Last Game with the National Team, Australian Rules Football and our Last Day in Melbourne

100_1259100_1265Our final game with the National Team took place at 1pm on Sunday. The promised 110 degree heat was fortunately postponed to the next day. We came out strong early on and kept it tied until late in the first half before the Aussies pulled ahead. Alex Douglas ’12 lobbed a great pass to an open Myles Monaghan ’11 on a fast break for our first goal. Unfortunately, after the first half our opportunities dried up and the game got away from us. We closed up the series by exchanging gear and returned to the hotel for a free afternoon.

Most of the team headed over to the St. Kilda beach to take advantage of the sun. All told, around 30 of us set up a small camp on the sand and explored the boardwalk. Several of us took advantage of the opportunity to dive off the pier, while many more played American football in the shallows. Another contingent went to the Melbourne Aquarium, which houses all kinds of incredible Australian and East Asian sea life. They even got to see a shark feeding. Once the sun got low enough, everyone spread out across the city to explore.

The next day marked our final day in Melbourne. We took in an early breakfast and hustled over to Melbourne University for a final lift and practice. Afterwards, we went over to the North Melbourne Athletics Center to see a practice of the North Melbourne Kangaroos, an Australian Rules Football team. AFL is easily the most popular sport in Australia. It is played on a field the size of a cricket pitch, an oval roughly one and a half football fields in length. At each end are 4 poles; if you punt the ball through the middle 2, your team gets 6 points, while either end nets you only 1 point. You can move the ball around by running and dribbling it every 10 meters, punting it, or punching the ball to each other. Earlier, Coach Bathory had met one of the captains of the Kangaroos and arranged for a visit to their practice and a clinic.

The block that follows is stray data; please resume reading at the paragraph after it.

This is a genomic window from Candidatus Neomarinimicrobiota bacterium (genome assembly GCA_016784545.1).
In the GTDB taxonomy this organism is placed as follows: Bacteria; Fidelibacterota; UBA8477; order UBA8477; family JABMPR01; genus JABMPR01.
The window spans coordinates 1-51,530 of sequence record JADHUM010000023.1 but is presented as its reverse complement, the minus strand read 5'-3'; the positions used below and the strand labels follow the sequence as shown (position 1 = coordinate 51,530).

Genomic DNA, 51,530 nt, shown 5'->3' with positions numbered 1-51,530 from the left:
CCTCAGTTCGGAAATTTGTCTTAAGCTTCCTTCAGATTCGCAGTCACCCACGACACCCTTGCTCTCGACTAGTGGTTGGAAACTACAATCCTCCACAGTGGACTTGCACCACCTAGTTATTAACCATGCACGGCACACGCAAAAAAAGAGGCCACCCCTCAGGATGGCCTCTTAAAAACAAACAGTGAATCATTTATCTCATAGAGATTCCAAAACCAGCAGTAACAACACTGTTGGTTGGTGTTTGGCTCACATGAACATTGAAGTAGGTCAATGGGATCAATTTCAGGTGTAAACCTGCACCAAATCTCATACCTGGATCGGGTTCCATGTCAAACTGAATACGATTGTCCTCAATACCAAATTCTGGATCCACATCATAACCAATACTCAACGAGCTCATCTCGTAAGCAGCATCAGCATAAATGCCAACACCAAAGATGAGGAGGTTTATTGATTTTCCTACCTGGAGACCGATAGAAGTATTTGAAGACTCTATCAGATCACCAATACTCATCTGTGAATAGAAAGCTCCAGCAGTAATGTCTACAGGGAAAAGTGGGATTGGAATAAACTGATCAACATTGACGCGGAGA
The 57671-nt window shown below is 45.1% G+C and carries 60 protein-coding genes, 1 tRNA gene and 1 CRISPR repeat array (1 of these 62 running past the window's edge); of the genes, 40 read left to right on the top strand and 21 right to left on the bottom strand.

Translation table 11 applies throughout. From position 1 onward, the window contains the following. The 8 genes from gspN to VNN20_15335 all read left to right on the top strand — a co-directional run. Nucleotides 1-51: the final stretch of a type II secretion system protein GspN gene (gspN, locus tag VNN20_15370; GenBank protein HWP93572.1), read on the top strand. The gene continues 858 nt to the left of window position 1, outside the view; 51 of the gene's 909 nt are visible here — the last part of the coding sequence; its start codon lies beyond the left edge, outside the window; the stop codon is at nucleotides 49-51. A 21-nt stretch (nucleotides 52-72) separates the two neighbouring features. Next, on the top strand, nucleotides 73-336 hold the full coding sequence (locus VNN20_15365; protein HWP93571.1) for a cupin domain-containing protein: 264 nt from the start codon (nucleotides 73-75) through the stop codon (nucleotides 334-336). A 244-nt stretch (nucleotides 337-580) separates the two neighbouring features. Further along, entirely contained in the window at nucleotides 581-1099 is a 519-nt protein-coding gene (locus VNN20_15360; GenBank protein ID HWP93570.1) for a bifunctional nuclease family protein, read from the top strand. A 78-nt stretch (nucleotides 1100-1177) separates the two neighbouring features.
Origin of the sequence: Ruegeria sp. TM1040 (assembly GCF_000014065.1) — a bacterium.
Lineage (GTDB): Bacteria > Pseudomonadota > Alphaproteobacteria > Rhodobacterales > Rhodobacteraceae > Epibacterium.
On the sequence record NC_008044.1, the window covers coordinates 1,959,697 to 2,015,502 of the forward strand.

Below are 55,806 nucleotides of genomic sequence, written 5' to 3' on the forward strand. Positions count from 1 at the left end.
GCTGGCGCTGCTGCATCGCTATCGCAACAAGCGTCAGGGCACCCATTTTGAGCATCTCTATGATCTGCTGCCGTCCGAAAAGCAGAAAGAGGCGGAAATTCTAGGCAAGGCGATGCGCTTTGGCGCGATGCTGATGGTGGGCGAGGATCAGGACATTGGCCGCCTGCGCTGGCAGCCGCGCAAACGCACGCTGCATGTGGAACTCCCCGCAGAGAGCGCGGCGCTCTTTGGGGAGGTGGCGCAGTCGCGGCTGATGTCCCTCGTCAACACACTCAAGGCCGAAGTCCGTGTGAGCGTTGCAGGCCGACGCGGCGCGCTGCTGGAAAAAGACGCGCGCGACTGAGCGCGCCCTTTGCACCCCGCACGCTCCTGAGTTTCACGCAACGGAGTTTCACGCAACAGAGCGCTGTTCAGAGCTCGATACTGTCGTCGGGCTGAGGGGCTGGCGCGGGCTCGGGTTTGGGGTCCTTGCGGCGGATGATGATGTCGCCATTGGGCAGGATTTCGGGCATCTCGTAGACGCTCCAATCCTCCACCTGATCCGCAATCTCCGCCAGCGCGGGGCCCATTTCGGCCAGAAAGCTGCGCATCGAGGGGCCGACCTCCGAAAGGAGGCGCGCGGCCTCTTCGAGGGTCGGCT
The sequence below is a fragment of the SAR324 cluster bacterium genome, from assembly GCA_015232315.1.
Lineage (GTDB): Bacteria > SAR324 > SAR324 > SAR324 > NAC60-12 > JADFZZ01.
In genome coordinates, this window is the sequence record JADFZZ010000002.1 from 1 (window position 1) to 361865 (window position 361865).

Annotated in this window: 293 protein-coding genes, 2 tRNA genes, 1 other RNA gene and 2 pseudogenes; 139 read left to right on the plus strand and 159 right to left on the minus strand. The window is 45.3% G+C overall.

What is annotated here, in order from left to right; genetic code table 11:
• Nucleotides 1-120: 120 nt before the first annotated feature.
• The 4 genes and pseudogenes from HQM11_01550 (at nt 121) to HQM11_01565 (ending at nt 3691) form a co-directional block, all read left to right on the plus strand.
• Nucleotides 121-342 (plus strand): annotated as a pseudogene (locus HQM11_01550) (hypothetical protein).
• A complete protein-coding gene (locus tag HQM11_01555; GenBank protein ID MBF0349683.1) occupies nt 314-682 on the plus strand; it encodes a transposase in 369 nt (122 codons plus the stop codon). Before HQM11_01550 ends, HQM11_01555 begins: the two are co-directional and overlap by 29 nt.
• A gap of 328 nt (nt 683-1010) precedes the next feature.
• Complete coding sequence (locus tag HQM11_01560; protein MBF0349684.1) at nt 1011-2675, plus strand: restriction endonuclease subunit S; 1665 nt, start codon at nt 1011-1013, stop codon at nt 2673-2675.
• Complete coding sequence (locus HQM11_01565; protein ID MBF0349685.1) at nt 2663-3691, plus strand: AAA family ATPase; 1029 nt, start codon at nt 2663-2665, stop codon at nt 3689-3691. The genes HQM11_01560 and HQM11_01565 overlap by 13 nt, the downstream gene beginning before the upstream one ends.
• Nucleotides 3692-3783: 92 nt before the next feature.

The practice was fast-paced and looked exhausting. Temperatures had climbed to 105 degrees Fahrenheit, but the team still flew around and tackled each other as if it made no difference. One player doing conditioning ran over 4 miles by our count and then spent 20 minutes carrying a 45 pound weight up and down a hill by holding it out in front of him. We were impressed by how fast and deft at passing the team was. Envision teams of 18 small forwards who can all punt the ball into a 5 yard area from 60 yards away.

Afterwards, we had a clinic over at the Melbourne University fields. We were taught all the basics, including punting, bouncing the ball at a full run, and hand passing. We had a few competitions at the end, with Kiley Norton ’11 and Scott Chanelli ’13 sharing the prize for longest kick. After the clinic, we  were free for our last night in Melbourne. At this point, most of the team filled in any of the experiences they had missed such as the Aquarium or Foundation Square, and then a large portion met for dinner over in Chinatown. It was excellent.

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